Sacrificium

Escaping The Stupor

Escaping The Stupor


Reviewed By Simon Milburn
Published 16/01/2006

Brutal death metal with noticeable influences

Sacrificium have been around for a dozen years yet Escaping The Stupor is only the second album. After forming in Wablingen (Germany) in 1993 originally as a thrash band, it wasn't long until they moved into the realm of death metal. It wouldn't be until 1995 that their first demo CD was released and it was followed up three years later with the Mortal Fear demo tape. But the first big break for vocalist Claudio Enzler, guitarists Ulrike Uhlmann and Oliver Tesch (who also does backing vocals), bassist Samuel Herbrich and drummer Mario Henning came when their debut long player, Cold Black Piece Of Flesh, was released by Whirlwind Records in 2002. It captured the attention of the media and things began to pick up for the group. Sacrificium moved to Black Lotus Records and the result is their sophomore effort, Escaping The Stupor.

The straight up, balls out death metal assault of Canvas signals in no uncertain terms what you should expect from Sacrificium and it continues with the Carcass like twin vocal attack over the Swedish death metal influenced riffs of Towards The Edge Of Degeneration. The first real offering of groove and melody can be found amongst the brutal double kick barrage of I Am The Enemy before the lengthy Pierced By Death delivers a psychotic switch between mid-paced melody and all out chaos. What is not so much an interesting turn but more of a noticeable overtone, is the Bolt Thrower grooves and stylings that appear throughout much of the remainder of the album starting with the very distinctly Bolt Thrower like Extinction Of Mankind.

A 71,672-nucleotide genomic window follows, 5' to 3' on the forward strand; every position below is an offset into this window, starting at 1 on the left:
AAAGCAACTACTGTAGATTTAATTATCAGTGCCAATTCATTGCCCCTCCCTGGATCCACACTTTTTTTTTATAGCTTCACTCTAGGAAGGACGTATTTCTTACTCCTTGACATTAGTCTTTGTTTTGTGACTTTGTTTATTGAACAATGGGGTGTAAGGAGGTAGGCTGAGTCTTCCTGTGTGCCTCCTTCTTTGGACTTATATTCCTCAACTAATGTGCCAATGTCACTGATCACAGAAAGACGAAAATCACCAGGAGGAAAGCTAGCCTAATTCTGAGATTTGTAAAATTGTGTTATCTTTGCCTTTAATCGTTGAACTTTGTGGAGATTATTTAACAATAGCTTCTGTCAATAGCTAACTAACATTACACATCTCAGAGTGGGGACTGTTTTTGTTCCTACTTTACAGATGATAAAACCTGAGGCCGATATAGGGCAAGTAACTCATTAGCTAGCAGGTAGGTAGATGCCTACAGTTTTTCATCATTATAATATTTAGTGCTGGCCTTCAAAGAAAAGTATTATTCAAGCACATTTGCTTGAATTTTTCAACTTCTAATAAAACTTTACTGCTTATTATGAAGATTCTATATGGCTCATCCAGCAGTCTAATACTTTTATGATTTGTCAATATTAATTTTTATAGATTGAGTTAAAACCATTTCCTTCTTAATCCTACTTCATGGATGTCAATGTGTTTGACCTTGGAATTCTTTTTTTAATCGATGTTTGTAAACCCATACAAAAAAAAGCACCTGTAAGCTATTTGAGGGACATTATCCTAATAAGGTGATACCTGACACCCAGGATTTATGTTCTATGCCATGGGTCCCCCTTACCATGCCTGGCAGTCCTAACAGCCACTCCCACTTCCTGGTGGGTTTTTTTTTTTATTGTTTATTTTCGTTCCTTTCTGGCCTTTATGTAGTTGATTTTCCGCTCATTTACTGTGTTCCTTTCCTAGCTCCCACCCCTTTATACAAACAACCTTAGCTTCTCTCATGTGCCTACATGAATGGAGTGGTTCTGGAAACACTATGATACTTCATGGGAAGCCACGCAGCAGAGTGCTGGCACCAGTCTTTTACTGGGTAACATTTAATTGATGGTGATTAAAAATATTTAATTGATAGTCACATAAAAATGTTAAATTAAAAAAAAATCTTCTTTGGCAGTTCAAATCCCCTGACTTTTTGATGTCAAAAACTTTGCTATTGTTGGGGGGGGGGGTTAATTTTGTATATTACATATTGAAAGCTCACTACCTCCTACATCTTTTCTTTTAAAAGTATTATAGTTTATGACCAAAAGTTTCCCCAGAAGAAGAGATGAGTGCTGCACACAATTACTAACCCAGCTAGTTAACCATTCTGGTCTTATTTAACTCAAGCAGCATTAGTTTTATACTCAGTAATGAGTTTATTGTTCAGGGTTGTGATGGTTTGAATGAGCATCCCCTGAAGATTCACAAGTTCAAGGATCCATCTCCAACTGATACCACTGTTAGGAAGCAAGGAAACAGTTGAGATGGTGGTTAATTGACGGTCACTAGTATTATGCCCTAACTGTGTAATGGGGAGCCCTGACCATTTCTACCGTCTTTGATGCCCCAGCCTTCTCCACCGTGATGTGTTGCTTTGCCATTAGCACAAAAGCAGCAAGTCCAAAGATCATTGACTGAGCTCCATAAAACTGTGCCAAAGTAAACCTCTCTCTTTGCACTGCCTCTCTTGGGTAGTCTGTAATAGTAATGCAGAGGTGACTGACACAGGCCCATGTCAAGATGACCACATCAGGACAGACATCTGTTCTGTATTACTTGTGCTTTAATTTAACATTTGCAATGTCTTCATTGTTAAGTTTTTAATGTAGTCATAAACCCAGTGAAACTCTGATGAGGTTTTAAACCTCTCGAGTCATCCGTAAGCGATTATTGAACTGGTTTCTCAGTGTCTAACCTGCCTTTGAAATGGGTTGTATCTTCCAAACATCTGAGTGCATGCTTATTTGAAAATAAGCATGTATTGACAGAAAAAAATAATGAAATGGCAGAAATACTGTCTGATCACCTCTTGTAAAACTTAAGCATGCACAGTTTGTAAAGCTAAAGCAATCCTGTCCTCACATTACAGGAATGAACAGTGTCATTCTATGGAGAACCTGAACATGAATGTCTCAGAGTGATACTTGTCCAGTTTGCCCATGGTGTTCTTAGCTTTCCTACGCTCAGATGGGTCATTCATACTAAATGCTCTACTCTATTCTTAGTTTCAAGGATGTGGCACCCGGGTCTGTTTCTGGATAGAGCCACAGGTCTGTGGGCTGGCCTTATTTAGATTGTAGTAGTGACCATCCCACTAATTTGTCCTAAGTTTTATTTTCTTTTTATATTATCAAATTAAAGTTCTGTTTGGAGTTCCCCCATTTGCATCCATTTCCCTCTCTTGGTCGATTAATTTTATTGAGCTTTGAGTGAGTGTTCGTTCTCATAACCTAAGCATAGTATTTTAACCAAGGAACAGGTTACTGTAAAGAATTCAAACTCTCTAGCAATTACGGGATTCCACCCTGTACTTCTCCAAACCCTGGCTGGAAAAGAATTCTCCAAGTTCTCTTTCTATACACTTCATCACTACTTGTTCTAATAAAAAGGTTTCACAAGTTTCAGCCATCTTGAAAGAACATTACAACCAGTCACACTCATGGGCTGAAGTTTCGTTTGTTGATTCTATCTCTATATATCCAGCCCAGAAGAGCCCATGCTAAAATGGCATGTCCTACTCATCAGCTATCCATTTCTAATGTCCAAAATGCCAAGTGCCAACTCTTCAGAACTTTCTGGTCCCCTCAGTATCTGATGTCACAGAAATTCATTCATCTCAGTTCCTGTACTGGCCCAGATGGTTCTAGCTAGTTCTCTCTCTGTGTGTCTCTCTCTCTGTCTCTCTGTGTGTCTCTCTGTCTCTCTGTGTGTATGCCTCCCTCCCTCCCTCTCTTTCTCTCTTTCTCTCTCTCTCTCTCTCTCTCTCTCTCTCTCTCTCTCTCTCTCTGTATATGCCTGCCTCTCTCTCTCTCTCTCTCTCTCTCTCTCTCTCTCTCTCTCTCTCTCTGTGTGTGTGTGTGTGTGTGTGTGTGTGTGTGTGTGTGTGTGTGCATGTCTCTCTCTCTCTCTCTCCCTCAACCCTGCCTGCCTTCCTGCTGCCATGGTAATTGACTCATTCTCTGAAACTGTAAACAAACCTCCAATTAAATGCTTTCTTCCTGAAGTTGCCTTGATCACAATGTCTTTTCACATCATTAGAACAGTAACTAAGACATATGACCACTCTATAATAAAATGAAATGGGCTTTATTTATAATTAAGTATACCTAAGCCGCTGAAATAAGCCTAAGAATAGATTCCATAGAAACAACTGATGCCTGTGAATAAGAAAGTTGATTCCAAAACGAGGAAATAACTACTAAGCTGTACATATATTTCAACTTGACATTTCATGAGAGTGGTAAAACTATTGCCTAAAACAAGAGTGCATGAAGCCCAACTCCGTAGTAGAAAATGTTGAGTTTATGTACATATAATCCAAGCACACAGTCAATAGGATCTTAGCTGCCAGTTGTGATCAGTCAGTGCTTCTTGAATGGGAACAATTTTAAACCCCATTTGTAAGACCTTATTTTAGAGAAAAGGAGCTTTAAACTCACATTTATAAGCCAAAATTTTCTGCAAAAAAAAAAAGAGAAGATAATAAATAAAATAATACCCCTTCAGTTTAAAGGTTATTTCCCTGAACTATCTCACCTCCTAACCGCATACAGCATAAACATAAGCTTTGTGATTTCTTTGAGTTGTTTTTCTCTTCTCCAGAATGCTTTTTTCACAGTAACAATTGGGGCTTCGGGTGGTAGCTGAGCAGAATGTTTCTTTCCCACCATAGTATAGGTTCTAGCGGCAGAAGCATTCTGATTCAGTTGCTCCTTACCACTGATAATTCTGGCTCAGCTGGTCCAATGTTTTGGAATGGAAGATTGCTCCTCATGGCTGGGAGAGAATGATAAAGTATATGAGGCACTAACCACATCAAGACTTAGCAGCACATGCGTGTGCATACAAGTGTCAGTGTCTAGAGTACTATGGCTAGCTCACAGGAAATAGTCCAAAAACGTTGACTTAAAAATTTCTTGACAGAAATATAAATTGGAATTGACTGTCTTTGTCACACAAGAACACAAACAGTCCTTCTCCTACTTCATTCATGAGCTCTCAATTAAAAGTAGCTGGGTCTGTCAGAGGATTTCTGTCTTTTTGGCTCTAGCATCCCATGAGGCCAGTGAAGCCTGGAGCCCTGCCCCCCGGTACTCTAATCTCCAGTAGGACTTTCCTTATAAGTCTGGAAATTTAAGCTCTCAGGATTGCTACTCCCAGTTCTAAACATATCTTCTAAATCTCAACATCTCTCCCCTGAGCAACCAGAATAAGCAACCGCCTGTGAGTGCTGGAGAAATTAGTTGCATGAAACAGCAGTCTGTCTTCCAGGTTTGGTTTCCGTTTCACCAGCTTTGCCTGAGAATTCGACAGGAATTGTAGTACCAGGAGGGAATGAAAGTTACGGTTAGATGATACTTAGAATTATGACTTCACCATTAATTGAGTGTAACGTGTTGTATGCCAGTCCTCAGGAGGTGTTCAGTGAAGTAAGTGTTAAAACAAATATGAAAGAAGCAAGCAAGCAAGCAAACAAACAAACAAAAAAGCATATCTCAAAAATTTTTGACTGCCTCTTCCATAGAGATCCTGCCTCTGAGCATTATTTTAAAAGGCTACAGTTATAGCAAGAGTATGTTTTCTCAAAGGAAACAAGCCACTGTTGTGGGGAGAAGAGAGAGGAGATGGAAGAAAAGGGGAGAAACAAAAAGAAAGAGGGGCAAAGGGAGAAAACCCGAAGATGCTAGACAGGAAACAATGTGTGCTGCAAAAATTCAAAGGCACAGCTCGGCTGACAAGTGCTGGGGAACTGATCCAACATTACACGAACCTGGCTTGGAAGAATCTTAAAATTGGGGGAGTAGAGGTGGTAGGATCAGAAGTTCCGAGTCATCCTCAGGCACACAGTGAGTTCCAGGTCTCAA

Shivering mixes very definite fast picked death metal riffs between power chord driven passages before the acoustic instrumental piece, Tremendum, provides some breathing space and an opportunity to back off on the intensity for a couple of minutes. But whilst that is all well and good, its impact might have been greater if it was a little shorter. The Bolt Thrower-isms continue with the long drawn out fade in of As Silence Dies and mid-paced Relativation Of Justice before Of Traumatic Memories And Tears and Nothing From You return to a more straight up, full-on death metal approach.

I guess there's a reason that it's taken so long for Sacrificium to get where they are. It's difficult to be original in the death metal scene nowadays and to a degree, there are parts of Escaping The Stupor that just aren't that original. Still, as an album overall, it might be the one that helps them move from the underground enough to allow them to make it to the next level. Escaping The Stupor is solid and enjoyable even if some of the influences are glaringly obvious at times.

(Black Lotus Records/Riot! Distribution)

Escaping The Stupor

Reviewed By Simon Milburn
Published 16/01/2006